Like it? Share it!
December 2010 saw record-breaking temperatures which froze much of the UK, beating the 1982 record for coldest winter. During 2010, there were more than 290 fires caused by heating equipment. The Brigade has revealed they have not seen the same number of fires since, with crews attending around 40 per cent fewer heating fires in homes last year compared to the peak in 2010.
With the Met Office predicting it could be a colder winter than normal and with the rising cost of energy bills, the Brigade is concerned the next few months could see fires rise back up to 2010 levels as people turn to alternative methods to heat their homes.
Popular choices for cost-effective methods to stay warm at night include portable heaters and electric blankets, but the Brigade is urging caution around using these appliances, particularly while sleeping. Last week a man was taken to hospital after a house fire in Wembley caused by materials placed too close to a halogen heater.
London firefighters are encouraging people to carry out some simple safety checks before using electric blankets. This includes checking for any wear and tear by seeing if any wires are visible or poking through the fabric, looking for any scorch marks and listening to see if the control makes a buzzing sound when switched on.
London Fire Brigade’s Assistant Commissioner for Fire Safety, Charlie Pugsley, said: “While we might not see the same freezing temperatures that we saw in 2010, the next few months are forecast to see temperatures drop. This, coupled with rising energy costs, means there’s a very real risk heating-related fires could even surpass numbers seen a decade ago. We know that people will turn to alternative ways to keep their families warm overnight without turning on the heating, we just want to make sure that people are staying safe at the same time”.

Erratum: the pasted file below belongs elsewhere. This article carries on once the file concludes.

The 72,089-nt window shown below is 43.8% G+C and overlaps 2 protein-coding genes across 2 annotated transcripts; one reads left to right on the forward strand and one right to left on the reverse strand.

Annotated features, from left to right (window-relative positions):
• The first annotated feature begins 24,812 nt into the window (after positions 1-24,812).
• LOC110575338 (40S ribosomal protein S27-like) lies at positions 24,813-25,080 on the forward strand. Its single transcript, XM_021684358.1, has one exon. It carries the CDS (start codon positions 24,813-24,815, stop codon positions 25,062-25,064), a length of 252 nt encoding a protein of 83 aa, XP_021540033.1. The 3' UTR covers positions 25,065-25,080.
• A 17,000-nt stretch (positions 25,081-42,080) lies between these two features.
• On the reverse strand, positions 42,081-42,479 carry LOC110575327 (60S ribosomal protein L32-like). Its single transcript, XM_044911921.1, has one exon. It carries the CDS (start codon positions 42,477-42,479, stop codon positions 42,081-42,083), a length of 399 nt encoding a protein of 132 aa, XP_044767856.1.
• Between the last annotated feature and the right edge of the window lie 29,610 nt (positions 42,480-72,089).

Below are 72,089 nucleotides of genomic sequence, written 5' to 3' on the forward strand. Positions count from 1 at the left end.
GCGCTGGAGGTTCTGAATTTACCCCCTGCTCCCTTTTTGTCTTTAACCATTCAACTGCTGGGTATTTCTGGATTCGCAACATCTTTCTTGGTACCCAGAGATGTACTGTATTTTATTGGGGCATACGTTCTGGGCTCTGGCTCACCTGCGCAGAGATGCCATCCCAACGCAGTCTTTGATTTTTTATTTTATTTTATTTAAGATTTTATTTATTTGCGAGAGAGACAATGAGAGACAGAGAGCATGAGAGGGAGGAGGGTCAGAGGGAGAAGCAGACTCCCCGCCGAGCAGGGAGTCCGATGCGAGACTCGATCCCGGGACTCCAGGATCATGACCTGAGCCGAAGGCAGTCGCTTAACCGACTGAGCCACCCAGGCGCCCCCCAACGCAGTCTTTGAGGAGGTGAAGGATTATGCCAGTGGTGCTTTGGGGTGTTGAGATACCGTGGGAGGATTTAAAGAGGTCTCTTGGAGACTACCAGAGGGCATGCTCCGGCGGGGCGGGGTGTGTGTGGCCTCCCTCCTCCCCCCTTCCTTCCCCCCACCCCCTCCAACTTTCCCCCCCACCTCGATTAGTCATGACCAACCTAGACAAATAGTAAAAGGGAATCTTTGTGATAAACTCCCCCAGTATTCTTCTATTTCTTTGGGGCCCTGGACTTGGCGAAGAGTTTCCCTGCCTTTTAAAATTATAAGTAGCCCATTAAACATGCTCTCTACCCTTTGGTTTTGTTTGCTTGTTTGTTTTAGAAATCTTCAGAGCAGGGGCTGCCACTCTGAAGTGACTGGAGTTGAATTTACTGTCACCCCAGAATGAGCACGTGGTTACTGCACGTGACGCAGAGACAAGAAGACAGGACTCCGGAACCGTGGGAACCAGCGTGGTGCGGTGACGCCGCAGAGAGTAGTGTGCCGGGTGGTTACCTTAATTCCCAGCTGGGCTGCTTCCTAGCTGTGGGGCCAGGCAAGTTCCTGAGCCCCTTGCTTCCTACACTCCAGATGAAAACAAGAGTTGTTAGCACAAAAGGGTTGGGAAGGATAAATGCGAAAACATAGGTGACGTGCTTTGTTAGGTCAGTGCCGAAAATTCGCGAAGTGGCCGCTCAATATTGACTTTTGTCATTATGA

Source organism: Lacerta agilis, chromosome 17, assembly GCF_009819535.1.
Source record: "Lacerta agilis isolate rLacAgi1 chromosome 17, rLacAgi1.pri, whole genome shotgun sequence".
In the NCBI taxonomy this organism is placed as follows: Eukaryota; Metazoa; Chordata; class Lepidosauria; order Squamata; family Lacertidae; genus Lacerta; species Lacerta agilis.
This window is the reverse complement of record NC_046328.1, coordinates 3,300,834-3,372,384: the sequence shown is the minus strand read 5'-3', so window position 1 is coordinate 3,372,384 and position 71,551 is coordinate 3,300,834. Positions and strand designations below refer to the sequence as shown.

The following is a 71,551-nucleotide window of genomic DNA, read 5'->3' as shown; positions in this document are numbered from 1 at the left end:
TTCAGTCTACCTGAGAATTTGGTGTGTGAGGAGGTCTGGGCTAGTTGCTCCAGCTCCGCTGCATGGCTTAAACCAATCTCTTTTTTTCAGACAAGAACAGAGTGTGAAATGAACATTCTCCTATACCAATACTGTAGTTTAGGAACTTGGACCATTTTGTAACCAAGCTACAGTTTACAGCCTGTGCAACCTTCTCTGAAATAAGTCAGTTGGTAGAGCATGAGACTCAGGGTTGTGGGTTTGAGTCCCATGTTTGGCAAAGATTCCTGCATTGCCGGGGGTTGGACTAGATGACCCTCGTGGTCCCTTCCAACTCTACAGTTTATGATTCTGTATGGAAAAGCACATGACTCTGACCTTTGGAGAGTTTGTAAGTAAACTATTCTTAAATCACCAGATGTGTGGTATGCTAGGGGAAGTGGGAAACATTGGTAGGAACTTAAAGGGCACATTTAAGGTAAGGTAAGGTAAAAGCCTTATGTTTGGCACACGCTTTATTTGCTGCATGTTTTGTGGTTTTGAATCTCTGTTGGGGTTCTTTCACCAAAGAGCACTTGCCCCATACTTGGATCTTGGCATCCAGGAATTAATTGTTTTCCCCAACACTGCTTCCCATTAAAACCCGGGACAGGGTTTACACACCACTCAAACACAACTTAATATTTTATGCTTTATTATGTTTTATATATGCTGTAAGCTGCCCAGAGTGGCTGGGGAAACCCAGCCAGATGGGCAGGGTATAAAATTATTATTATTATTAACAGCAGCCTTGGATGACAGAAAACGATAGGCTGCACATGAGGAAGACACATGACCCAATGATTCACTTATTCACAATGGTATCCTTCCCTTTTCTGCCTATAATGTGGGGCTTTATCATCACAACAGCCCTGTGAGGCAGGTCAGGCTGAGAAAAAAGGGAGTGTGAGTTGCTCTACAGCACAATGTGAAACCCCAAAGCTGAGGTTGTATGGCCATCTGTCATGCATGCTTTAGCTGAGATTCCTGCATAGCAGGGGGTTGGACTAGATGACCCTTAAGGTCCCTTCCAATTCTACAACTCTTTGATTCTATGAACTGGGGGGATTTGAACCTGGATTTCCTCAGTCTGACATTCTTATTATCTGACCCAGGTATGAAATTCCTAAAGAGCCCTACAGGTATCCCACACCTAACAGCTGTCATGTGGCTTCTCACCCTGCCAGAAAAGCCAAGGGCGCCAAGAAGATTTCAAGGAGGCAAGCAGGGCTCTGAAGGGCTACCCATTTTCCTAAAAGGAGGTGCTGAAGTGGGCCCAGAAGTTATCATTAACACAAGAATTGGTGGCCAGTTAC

“For example, we know that people may want to use portable heaters to heat just one room or use electric blankets in bed. It’s really important to follow the manufacturer’s instructions and ensure these items are safety registered and in good working order. If you’re using these items around children always supervise them carefully and place heaters somewhere where they won’t be accidentally knocked over and away from anything that could catch fire”.
The Brigade is also encouraging people to avoid using appliances and electrical items like portable heaters, electric blankets or washing machines overnight where possible, as it means there will be less time to react if a fire does start. Their advice comes as National Grid ESO are offering discounts to those on a ‘time of use’ tariffs, where off-peak usage is rewarded with money back or discounts.